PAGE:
It’s the middle of Advent. As a pastor, that’s like saying it’s college basketball’s March Madness (go Buckeyes, by the way). Our church in Portland, Ore., is busy prepping our Christmas Eve worship service and organizing our Christmas Day homeless service project — so why am I in Washington, D.C., to talk about LGBTQ?
Because my faith compels me.
I’m speaking at the National Press Club with others from Union Seminary (where one of my heroes Dietrich Bonhoeffer attended during the rise of the Third Reich). We’ll later go to Capitol Hill and the White House to share how our faith compels us to not only welcome, but fully include and walk with our gay sisters and brothers.
We’ve made such huge strides on marriage equality and other rights, and in the uncertainty of the days ahead, we don’t want to go backward.
A few years ago, my wife and I moved across the country, with a calling to plant a new church in America’s least religious city for God’s glory and neighbor’s good. What we found is that there is more to Portland than craft beer, culinary food trucks, and impeccably curated pour over coffee; there’s a vibrant spirituality already moving throughout the people.
The thing is, though, that many just don’t go to church, because church has been a place of fear and exclusion — a far cry from Jesus’s call to love and embrace. And when you add in the fact that Portland is also one of the gayest cities in the America, you can understand why spiritual folks just don’t have much time for the church.
When we started Christ Church: Portland we were part of an evangelical denomination that had nurtured me and trained me to read the Bible and reach out to people with good news. But when they heard we were welcoming everyone (yes, everyone) they asked if that included gay people. I said, yes, of course — because that’s what Jesus would do.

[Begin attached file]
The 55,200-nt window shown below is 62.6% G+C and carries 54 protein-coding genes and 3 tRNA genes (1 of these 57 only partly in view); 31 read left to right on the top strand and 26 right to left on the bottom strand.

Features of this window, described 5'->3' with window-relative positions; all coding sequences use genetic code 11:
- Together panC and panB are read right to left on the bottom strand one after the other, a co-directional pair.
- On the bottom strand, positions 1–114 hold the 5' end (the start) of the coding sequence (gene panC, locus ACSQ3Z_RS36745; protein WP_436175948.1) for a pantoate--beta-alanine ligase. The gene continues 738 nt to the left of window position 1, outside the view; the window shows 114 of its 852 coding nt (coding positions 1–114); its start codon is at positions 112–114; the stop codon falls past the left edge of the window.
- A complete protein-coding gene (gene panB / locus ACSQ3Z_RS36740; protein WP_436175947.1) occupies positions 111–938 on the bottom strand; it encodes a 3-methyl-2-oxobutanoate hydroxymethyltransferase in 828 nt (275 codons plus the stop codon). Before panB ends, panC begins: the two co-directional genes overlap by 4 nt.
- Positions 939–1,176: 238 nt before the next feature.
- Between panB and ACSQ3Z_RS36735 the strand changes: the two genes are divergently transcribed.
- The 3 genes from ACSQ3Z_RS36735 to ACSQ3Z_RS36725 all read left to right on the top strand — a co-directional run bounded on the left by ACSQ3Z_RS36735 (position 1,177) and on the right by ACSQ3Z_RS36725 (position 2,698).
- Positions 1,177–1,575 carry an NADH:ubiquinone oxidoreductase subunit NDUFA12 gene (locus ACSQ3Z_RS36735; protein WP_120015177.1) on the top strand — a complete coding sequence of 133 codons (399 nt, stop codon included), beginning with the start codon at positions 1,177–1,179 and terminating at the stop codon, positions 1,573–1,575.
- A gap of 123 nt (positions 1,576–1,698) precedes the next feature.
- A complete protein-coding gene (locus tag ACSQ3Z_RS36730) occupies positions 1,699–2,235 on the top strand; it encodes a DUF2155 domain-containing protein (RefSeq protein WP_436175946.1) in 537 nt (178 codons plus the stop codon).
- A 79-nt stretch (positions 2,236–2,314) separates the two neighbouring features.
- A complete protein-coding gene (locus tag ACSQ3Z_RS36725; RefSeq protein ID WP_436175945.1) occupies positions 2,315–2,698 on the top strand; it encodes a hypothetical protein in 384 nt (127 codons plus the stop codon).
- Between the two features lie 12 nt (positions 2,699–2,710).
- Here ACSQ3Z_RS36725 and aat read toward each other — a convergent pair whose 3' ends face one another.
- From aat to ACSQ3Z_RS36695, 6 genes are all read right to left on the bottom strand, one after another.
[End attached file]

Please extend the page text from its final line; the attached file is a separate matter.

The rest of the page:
They kicked us out.
I thought everything was lost: our funding and support were stripped, mentors and friends abandoned us.
But that’s all old news now. We’ve marched in Pride parades, hosted a citywide prayer service in the wake of the Orlando Pulse shooting, and grown strength to strength.
Here’s the thing: I actually think my LGBTQ sisters and brothers will lead the renewal and revival of our declining churches. New friends like Isaac, Jessica, Joseph, Bob, Chin, Amy, and so many more show me what it means to have resilience, faith, and love amidst great loss and exclusion. They help me walk more closely with Jesus.
After the election of Donald Trump and his running mate Mike Pence, many are unsure what the future holds. The president-elect seems tolerant of gay folks and even supportive of marriage equality. The vice-president elect, on the other hand, seems to be hard hearted when it comes to LGBTQ rights and inclusion.
This Advent, while we find ourselves in a presidential transition, we are waiting for what is about to be born in the new year — will we be a country of fear, exclusion, and backward mobility, erasing the rights of so many of our fellow Americans? Or will we continue to follow the winds of the Spirit, calling us forward to that more, perfect always broken but healing union?
That’s my prayer, that’s my hope.
I pray for our president-elect and vice-president elect. I pray that they lead all of us and defend the rights of all Americans.